Chuson-ji Temple (1/4)
Motsu-ji Temple (2/4)
Takkoku no Iwaya (3/4)
Takkoku no Iwaya\'s Daibutsu (4/4)


A World Heritage Site representing the Buddhist Pure Land


Chuson-ji Temple

800¥ 8:30 - 17:00

Chuson-ji is the head temple of the Tendai Buddhist sect in the Tohoku area and the most famous tourist attraction in Hiraizumi. It is believed to have been founded in the year 850 and raised to popularity when the powerful Fujiwara Clan moved its headquarters to Hiraizumi in the 12th century. At its peak, Chuson-ji consisted of a compound with multiple buildings and constructions, but nowadays only two of the original structures from that period remain: the Konjikodo and the Kyozo Hall.

The Konjikodo is a magnificent construction dating from 1124, which is completely covered in gold leave, in a similar way to the Kinkaku-ji in Kyoto, and contains the mummified remains of the leaders of the Fujiwara Clan. It formerly sat in the open air, but is now protected inside a building for preservation (where no pictures are allowed to be taken). The Kyozo Hall served as a sutra (Buddhist scrpits) repository and it's the oldest building in the temple, predating the Kojikondo by 16 years.

Aside from the Fujiwara period constructions, Chuson-ji also offers a number of interesting attractions such as the Main Hall, a Treasure Hall and a Noh theatre stage, located along a network of paths which run through a deep forest.

Motsu-ji Temple

500¥ 8:30 - 17:00

Motsu-ji was once a massive Buddhist complex founded in the 12th century and formed by temples, halls, pagodas and gardens. Nowadays all of the original structures are gone and only the foundation stones and earthworks remain. Motsu-ji's garden, however, has been preserved throughout the years and it's considered as an outstanding example of the Heian era (794-1192) gardening technique style.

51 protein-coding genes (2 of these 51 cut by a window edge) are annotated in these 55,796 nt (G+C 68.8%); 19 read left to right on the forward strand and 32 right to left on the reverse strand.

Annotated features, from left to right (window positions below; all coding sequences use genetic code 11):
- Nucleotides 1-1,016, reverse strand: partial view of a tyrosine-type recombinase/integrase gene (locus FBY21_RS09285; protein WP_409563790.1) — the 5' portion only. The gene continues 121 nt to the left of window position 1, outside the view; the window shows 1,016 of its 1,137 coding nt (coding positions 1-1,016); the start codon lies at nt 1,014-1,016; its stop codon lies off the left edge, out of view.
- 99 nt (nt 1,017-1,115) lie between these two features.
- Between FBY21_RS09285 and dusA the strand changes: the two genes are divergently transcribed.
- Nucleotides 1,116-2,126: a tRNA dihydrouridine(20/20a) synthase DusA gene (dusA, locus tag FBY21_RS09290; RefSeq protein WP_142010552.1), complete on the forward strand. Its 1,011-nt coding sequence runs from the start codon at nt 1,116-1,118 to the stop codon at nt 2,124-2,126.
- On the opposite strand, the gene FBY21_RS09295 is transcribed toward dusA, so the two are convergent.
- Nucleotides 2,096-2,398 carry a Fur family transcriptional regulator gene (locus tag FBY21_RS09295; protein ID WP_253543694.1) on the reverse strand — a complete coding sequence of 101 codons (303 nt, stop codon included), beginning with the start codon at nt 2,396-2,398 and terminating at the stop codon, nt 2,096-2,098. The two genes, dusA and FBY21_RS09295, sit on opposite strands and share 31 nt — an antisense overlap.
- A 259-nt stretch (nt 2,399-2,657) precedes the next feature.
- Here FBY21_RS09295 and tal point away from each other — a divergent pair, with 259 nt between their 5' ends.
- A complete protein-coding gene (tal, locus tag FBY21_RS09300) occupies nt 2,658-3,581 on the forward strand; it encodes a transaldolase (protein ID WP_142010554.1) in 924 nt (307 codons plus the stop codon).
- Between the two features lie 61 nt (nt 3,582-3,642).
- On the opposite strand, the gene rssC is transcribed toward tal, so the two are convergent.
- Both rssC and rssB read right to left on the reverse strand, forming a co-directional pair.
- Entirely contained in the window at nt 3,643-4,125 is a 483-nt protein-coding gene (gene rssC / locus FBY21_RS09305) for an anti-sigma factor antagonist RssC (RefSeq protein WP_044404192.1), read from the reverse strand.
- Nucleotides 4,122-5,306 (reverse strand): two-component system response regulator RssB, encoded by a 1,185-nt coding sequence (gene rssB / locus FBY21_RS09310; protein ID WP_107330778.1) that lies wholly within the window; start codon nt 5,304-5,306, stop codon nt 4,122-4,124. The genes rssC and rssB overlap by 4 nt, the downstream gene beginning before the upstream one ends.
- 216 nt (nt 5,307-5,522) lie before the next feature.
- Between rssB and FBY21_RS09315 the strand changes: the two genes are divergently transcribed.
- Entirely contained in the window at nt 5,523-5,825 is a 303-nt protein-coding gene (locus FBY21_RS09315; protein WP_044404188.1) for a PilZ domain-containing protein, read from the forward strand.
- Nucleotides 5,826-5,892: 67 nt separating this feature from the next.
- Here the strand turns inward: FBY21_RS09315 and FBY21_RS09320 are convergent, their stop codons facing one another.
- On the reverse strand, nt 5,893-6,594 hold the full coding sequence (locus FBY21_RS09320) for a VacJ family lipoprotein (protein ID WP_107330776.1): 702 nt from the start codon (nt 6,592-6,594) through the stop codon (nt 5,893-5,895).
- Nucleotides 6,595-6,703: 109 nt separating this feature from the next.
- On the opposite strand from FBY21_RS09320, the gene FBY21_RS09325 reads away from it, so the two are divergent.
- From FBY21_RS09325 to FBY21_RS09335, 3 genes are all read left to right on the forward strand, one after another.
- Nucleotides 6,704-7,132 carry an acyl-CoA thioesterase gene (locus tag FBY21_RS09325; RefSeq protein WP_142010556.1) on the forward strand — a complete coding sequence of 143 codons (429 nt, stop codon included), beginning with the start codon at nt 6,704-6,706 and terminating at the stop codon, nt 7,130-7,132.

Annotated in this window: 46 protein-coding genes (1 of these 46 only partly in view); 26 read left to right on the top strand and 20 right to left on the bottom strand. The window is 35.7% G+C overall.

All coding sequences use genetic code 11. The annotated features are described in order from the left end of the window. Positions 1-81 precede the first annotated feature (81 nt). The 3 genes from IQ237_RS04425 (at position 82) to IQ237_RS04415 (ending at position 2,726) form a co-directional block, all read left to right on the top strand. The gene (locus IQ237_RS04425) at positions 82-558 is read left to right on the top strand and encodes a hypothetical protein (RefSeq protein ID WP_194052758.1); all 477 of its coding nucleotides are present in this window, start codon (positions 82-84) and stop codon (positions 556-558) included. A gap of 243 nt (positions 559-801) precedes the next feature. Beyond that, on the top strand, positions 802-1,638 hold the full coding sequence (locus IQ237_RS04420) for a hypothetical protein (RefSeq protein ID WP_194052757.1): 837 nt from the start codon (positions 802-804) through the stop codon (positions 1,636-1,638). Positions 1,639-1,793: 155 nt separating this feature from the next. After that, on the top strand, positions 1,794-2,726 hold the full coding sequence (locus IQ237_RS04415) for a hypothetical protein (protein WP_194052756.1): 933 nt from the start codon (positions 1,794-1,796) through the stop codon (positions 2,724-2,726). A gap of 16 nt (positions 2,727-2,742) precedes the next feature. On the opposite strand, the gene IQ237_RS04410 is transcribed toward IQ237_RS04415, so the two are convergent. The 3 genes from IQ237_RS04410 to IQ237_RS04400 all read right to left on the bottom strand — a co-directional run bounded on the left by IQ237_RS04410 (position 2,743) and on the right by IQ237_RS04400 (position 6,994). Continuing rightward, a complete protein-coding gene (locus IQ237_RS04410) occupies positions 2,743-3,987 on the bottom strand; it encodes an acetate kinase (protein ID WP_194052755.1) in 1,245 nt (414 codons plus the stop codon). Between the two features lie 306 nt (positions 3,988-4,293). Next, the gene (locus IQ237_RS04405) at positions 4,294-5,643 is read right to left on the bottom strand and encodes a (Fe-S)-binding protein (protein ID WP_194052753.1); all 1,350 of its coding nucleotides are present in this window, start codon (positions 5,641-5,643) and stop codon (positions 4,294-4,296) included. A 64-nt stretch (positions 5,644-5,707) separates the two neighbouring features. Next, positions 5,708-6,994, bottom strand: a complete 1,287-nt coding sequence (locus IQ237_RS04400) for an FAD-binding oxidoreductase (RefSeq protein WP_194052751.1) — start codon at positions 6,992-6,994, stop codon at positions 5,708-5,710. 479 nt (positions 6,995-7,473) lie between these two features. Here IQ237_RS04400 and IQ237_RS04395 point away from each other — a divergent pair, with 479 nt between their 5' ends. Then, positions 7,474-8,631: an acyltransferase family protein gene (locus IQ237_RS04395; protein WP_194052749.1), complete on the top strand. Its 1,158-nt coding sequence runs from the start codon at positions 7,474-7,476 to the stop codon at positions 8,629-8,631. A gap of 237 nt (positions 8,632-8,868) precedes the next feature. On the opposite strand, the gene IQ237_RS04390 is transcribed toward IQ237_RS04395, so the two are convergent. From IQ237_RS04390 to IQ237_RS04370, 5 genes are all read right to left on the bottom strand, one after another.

The garden is designated as Special Historic Site and is one of the few remaining Pure Land Gardens in Japan, which attempt to recreate the concept of Buddhist paradise. It is centered around a huge pond named Ozumi ga Oki, which is best enjoyed by walking the 500m path surrounding it.

Takkoku no Iwaya

300¥ 8:00 - 17:00

Takkoku no Iwaya is a Buddhist temple founded in the 9th century and dedicated to Bishamon, the God of war. Its main structure is partly located inside a massive rock wall and was constructed mimicking the style of Kyoto's Kiyomizudera temple. The original structure was burnt down and rebuilt several times along its history and the present construction dates from 1961.

Takkoku no Iwaya's most famous feature is the Ganmen Daibutsu, a massive 16.5 meter high carving of Buddha located on the sandstone cliff. It was originally a full figure representing the seated Buddha in heaven, but the lower part was destroyed by an earthquake in 1896. It is believed the carving dates from the Muromachi era (1337-1573) and it is considered as one of the giant Buddhas in Japan, together with Nara's and Kamakura's.


Hiraizumi Station
Tohoku Main Line Railpass


Hiraizumi is best explored by rental bikes, which can be rented in front of JR Hiraizumi Station. Most attractions are within a 10 minute bike ride of each other, except for Tokkoku no Iwaya which is located at about 5Km from Motsu-ji Temple.

Alternatively, Chuson-ji and Motsu-ji can be reached on foot or on a short bus ride from JR Hiraizumi Station.